Genetics of self-reported risk-taking behaviour, trans-ethnic consistency and relevance to brain gene expression
4 September 2018
Rona J. Strawbridge, Joey Ward, Laura M. Lyall, Elizabeth M. Tunbridge, Breda Cullen, Nicholas Graham, Amy Ferguson, Keira J. A. Johnston, Donald M. Lyall, Daniel Mackay, Jonathan Cavanagh, DavidM. Howard, Mark J. Adams, Ian Deary, Valentina Escott-Price, Michael O’Donovan, Andrew M. McIntosh, Mark E. S. Bailey, Jill P. Pell, Paul J. Harrison and Daniel J. Smith
Translational Psychiatry (2018) 8:178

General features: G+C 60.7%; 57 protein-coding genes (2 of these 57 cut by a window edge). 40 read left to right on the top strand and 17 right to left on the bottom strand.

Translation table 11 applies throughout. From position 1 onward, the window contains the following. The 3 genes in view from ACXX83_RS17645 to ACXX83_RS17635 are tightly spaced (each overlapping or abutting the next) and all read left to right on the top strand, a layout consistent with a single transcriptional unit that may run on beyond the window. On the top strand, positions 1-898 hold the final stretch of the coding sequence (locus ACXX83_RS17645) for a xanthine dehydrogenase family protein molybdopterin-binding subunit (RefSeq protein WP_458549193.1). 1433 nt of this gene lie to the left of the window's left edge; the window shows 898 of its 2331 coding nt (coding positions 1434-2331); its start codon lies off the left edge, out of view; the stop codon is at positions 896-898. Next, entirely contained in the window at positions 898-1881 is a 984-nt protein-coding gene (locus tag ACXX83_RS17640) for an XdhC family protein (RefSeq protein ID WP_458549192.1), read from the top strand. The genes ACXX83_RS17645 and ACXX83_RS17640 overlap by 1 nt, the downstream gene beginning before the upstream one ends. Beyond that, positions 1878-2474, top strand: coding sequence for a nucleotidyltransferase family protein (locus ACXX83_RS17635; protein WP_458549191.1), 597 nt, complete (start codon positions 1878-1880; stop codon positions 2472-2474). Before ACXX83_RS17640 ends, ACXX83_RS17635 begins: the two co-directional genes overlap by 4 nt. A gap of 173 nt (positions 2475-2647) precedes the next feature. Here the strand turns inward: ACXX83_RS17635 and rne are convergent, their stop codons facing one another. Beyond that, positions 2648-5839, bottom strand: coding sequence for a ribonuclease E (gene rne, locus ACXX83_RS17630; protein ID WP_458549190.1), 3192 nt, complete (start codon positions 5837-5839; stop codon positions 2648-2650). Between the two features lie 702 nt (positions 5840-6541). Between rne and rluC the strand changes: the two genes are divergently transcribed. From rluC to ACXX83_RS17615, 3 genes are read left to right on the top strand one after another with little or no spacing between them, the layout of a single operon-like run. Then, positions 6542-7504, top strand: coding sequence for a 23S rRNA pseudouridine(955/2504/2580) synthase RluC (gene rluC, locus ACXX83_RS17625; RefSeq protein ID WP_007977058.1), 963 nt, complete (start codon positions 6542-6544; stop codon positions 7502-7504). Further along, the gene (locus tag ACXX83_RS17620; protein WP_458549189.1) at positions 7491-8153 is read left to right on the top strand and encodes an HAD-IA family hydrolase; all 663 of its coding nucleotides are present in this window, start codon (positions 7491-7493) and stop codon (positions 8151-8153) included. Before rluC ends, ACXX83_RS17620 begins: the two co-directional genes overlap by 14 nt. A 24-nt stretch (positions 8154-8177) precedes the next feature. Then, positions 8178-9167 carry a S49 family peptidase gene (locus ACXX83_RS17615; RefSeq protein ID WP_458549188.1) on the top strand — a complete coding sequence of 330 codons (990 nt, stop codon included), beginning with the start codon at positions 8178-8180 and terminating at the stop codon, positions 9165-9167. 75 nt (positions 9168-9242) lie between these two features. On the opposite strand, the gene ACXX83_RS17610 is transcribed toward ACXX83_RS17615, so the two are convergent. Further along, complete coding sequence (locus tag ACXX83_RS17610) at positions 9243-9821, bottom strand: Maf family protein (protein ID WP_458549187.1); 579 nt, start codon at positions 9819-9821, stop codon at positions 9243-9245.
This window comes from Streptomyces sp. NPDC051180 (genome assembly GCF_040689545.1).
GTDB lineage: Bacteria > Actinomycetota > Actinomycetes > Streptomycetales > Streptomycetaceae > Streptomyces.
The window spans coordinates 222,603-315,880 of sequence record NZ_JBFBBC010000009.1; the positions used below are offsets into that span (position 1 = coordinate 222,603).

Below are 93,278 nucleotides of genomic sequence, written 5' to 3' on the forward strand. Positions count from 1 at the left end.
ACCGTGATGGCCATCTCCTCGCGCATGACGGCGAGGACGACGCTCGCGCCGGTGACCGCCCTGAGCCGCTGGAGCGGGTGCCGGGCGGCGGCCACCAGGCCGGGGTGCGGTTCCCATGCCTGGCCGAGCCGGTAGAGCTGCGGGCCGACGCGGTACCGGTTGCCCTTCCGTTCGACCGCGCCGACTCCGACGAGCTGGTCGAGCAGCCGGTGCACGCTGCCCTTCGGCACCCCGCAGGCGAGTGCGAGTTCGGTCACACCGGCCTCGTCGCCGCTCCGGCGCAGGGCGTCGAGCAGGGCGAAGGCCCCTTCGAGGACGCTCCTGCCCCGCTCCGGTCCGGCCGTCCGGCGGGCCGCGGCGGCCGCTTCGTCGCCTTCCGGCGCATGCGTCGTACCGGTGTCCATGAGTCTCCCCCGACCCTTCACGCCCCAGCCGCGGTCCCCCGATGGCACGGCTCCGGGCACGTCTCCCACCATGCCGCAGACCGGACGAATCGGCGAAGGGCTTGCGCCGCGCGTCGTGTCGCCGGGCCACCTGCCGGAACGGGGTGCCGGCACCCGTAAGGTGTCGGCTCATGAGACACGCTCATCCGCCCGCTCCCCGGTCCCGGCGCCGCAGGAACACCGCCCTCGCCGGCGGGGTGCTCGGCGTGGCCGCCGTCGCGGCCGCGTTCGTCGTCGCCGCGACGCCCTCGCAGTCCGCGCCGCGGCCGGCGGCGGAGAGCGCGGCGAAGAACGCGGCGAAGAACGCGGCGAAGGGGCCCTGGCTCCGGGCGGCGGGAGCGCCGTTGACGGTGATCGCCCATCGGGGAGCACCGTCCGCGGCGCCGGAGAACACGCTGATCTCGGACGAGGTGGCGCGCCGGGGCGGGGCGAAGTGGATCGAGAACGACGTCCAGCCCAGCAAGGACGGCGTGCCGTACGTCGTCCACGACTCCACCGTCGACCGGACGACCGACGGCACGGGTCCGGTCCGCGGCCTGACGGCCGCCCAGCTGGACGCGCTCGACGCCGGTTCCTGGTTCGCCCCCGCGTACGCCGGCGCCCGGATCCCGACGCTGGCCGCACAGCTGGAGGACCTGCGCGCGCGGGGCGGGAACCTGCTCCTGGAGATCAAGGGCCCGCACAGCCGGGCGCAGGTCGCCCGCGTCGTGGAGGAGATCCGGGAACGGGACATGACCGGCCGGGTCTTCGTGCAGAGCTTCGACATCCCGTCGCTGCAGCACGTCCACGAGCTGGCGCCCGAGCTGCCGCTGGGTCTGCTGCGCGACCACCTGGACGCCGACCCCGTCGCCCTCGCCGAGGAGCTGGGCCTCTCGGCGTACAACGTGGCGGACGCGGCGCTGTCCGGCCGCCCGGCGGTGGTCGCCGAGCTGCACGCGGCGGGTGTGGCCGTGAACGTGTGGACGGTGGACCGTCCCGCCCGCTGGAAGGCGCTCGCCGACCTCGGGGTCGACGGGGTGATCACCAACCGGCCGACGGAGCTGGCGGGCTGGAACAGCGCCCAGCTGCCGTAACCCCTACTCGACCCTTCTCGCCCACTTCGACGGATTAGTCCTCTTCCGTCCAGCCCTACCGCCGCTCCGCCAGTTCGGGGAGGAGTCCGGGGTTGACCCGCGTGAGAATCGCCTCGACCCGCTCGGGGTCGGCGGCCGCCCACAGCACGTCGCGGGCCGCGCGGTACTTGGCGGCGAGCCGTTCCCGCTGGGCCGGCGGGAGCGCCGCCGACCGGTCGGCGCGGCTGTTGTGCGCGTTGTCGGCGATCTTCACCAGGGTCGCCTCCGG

Risk-taking behaviour is an important component of several psychiatric disorders, including attention-deficit hyperactivity disorder, schizophrenia and bipolar disorder. Previously, two genetic loci have been associated with self-reported risk taking and significant genetic overlap with psychiatric disorders was identified within a subsample of UK Biobank. Using the white British participants of the full UK Biobank cohort (n = 83,677 risk takers versus 244,662 controls) for our primary analysis, we conducted a genome-wide association study of self-reported risk-taking behaviour. In secondary analyses, we assessed sex-specific effects, trans-ethnic heterogeneity and genetic overlap with psychiatric traits. We also investigated the impact of risk-taking-associated SNPs on both gene expression and structural brain imaging. We identified 10 independent loci for risk-taking behaviour, of which eight were novel and two replicated previous findings. In addition, we found two further sex-specific risk-taking loci. There were strong positive genetic correlations between risk-taking and attention-deficit hyperactivity disorder, bipolar disorder and schizophrenia. Index genetic variants demonstrated effects generally consistent with the discovery analysis in individuals of non-British White, South Asian, African-Caribbean or mixed ethnicity. Polygenic risk scores comprising alleles associated with increased risk taking were associated with lower white matter integrity. Genotype-specific expression pattern analyses highlighted DPYSL5, CGREF1 and C15orf59 as plausible candidate genes. Overall, our findings substantially advance our understanding of the biology of risk-taking behaviour, including the possibility of sex-specific contributions, and reveal consistency across ethnicities. We further highlight several putative novel candidate genes, which may mediate these genetic effects.
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